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Why it’s wrong to claim George Pell “won … on a legal technicality”

8 April 2020

10:33 AM

8 April 2020

10:33 AM

The High Court ruling on George Pell is a testament to the integrity of our legal system. It shows that the presumption of innocence still carries great weight in our courts, and that the High Court rightly remains unaffected by public sentiment.

Yet yesterday, in their analysis for The Conversation, academics Ben Mathews and Mark Thomas disagree. They say the Cardinal won his case on a ‘legal technicality’. They say the High Court’s decision represented ‘strange justice’ and was ‘perilously close to retrial by the court’ because it repudiated the decision of the jury, the Victorian Court of Appeal, and public opinion.

None of these claims are correct.

The High Court held that the jury, having regard to all the evidence — including all the unchallenged evidence that contradicted the prosecution’s case — should have entertained reasonable doubt as to Pell’s guilt. The Court also held that the majority of the Victorian Court of Appeal (VCA) ‘failed to engage with the question of whether, against this body of evidence, it was reasonably possible that … there was a reasonable doubt as to [Pell’s] guilt.’

The contradicting evidence pointed to a lack of opportunity — Pell could not have committed the alleged offences, either because he was outside on the steps of the Cathedral at the time the offences were supposed to have been committed, or because there were others with him, and so on. None of this evidence was challenged by the prosecution at trial or at appeal to the VCA.

Mathews and Thomas’ claim that the High Court gave ‘claims about lack of opportunity an elevated technical legal status’ that ‘outweighed the jury’s belief in the complainant’s testimony’ is unsound.


This is because whether a jury believes a complainant is not sufficient to establish guilt beyond reasonable doubt. The legal question before the VCA and the High Court was not whether the complainant should be believed, but whether there was reasonable doubt as to Pell’s guilt notwithstanding the credibility of the complainant.

There are good reasons for the ‘reasonable doubt’ requirement. If criminal trials came down solely to whether the jury believed the complainant, guilt and innocence would be decided on completely subjective grounds. Juries can be misled by convincing witnesses, and the standard of reasonable doubt serves to mitigate this problem.

Our system of appeal courts also functions as a way of correcting unjust jury verdicts. It would also undermine the point of the appeal system to claim that jury verdicts should always stand, as long as the jury believed the complainant. This was the problem with the VCA’s decision — the majority based its decision on the fact that they found the complainant credible.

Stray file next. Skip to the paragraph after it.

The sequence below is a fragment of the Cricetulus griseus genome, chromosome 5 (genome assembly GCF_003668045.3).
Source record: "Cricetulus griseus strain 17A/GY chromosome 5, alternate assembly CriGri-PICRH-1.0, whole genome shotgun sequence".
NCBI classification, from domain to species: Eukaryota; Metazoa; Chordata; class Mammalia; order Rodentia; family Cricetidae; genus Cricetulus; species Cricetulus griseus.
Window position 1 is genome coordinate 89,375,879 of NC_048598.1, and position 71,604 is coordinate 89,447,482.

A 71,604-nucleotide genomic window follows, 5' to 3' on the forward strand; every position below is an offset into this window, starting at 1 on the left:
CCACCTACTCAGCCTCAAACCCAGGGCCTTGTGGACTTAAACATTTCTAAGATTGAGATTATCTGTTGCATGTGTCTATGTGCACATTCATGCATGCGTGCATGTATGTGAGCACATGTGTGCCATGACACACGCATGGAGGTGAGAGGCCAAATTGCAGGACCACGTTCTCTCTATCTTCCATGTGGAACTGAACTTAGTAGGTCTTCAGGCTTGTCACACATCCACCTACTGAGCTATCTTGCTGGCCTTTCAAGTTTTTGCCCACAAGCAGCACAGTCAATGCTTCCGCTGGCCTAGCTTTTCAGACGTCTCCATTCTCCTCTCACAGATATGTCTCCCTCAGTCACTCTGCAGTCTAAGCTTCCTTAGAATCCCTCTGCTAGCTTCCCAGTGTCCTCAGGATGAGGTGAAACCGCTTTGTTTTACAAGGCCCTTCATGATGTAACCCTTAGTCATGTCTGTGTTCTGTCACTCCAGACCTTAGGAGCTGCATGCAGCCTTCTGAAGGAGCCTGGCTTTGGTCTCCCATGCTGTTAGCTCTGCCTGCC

Moreover, claims about Pell’s lack of opportunity are not mere legal technicalities. They constituted an essential counter-narrative to that spun by the prosecution. They strongly supported Pell’s innocence. In other words, they created reasonable doubt.

The High Court did not give the standard of reasonable doubt an elevated status — the standard already, and rightly, possesses it. The primacy of this standard in criminal law is a golden thread that runs through the history of the common law. It is one of the basic principles of our legal system. That the majority of the VCA failed to apply it in such a high-profile case is alarming.

Mathews and Thomas also criticise the High Court because its decision goes against ‘a substantial body of public opinion’. But our law does not operate on the principle: ‘innocent until found guilty by public opinion’. History provides us with a deluge of examples of why it should not.

Procedural fairness is often what stands between an innocent person and their conviction. It is the great equaliser that affords us the same rights and privileges in court as government ministers, CEOs, Catholic priests, and the local plumber. It protects individuals from the ravages of public opinion. We should cherish this legal artefact, not discard it.

The decision also affirms that our law is not a vehicle for public scapegoating.

There are those who are prepared to sacrifice George Pell on the altar of their hatred for all those clergy who committed hideous crimes against children in their care. However, the High Court has reminded us that the law will not commit one evil to rectify another.

The High Court’s decision does not give many the moral restitution they sought (and believed they were given) in Pell’s original conviction. Neither does it prove that Pell is sinless. The state of his soul is not for us, or the High Court, to determine.

The decision shows that there was reasonable doubt as to Pell’s guilt, and that he is therefore innocent of the crimes of which he was accused. Some may find that decision a bitter pill to swallow, but they cannot call it unjust.

Lukas Opacic is a doctoral candidate at Sydney Law School

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